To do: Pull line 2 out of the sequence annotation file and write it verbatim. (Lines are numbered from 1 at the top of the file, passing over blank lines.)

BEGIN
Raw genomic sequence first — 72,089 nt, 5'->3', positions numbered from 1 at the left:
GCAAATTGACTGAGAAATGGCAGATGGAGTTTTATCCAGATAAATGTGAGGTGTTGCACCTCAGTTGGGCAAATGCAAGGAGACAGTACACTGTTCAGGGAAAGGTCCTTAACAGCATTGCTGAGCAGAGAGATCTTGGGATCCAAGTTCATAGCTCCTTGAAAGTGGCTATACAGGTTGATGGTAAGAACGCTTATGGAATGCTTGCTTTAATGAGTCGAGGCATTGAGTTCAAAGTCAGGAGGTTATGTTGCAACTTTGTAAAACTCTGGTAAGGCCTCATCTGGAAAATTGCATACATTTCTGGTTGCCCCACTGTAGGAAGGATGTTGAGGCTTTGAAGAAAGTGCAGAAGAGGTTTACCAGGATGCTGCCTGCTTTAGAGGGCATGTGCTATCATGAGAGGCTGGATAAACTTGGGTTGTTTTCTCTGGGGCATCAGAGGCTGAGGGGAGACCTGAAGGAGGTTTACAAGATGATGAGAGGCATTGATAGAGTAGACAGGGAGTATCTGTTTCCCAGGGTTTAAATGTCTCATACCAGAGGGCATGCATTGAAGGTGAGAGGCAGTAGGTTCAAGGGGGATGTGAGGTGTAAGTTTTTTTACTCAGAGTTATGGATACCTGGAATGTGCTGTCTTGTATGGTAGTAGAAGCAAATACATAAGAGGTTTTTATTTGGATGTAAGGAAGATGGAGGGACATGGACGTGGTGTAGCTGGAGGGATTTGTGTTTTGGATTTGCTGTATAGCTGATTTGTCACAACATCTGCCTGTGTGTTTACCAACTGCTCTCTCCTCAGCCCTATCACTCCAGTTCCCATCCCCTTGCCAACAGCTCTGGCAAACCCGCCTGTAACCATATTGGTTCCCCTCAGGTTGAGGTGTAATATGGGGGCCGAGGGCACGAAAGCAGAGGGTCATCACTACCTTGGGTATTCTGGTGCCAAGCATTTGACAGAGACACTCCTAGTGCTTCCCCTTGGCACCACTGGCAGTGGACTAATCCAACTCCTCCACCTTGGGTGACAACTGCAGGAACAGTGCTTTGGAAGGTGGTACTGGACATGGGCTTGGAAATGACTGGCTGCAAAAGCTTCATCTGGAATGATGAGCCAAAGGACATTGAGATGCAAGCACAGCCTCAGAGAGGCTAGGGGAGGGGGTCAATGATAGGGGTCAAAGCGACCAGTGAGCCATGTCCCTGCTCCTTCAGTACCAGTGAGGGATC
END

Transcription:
GCAAATTGACTGAGAAATGGCAGATGGAGTTTTATCCAGATAAATGTGAGGTGTTGCACCTCAGTTGGGCAAATGCAAGGAGACAGTACACTGTTCAGGGAAAGGTCCTTAACAGCATTGCTGAGCAGAGAGATCTTGGGATCCAAGTTCATAGCTCCTTGAAAGTGGCTATACAGGTTGATGGTAAGAACGCTTATGGAATGCTTGCTTTAATGAGTCGAGGCATTGAGTTCAAAGTCAGGAGGTTATGTTGCAACTTTGTAAAACTCTGGTAAGGCCTCATCTGGAAAATTGCATACATTTCTGGTTGCCCCACTGTAGGAAGGATGTTGAGGCTTTGAAGAAAGTGCAGAAGAGGTTTACCAGGATGCTGCCTGCTTTAGAGGGCATGTGCTATCATGAGAGGCTGGATAAACTTGGGTTGTTTTCTCTGGGGCATCAGAGGCTGAGGGGAGACCTGAAGGAGGTTTACAAGATGATGAGAGGCATTGATAGAGTAGACAGGGAGTATCTGTTTCCCAGGGTTTAAATGTCTCATACCAGAGGGCATGCATTGAAGGTGAGAGGCAGTAGGTTCAAGGGGGATGTGAGGTGTAAGTTTTTTTACTCAGAGTTATGGATACCTGGAATGTGCTGTCTTGTATGGTAGTAGAAGCAAATACATAAGAGGTTTTTATTTGGATGTAAGGAAGATGGAGGGACATGGACGTGGTGTAGCTGGAGGGATTTGTGTTTTGGATTTGCTGTATAGCTGATTTGTCACAACATCTGCCTGTGTGTTTACCAACTGCTCTCTCCTCAGCCCTATCACTCCAGTTCCCATCCCCTTGCCAACAGCTCTGGCAAACCCGCCTGTAACCATATTGGTTCCCCTCAGGTTGAGGTGTAATATGGGGGCCGAGGGCACGAAAGCAGAGGGTCATCACTACCTTGGGTATTCTGGTGCCAAGCATTTGACAGAGACACTCCTAGTGCTTCCCCTTGGCACCACTGGCAGTGGACTAATCCAACTCCTCCACCTTGGGTGACAACTGCAGGAACAGTGCTTTGGAAGGTGGTACTGGACATGGGCTTGGAAATGACTGGCTGCAAAAGCTTCATCTGGAATGATGAGCCAAAGGACATTGAGATGCAAGCACAGCCTCAGAGAGGCTAGGGGAGGGGGTCAATGATAGGGGTCAAAGCGACCAGTGAGCCATGTCCCTGCTCCTTCAGTACCAGTGAGGGATC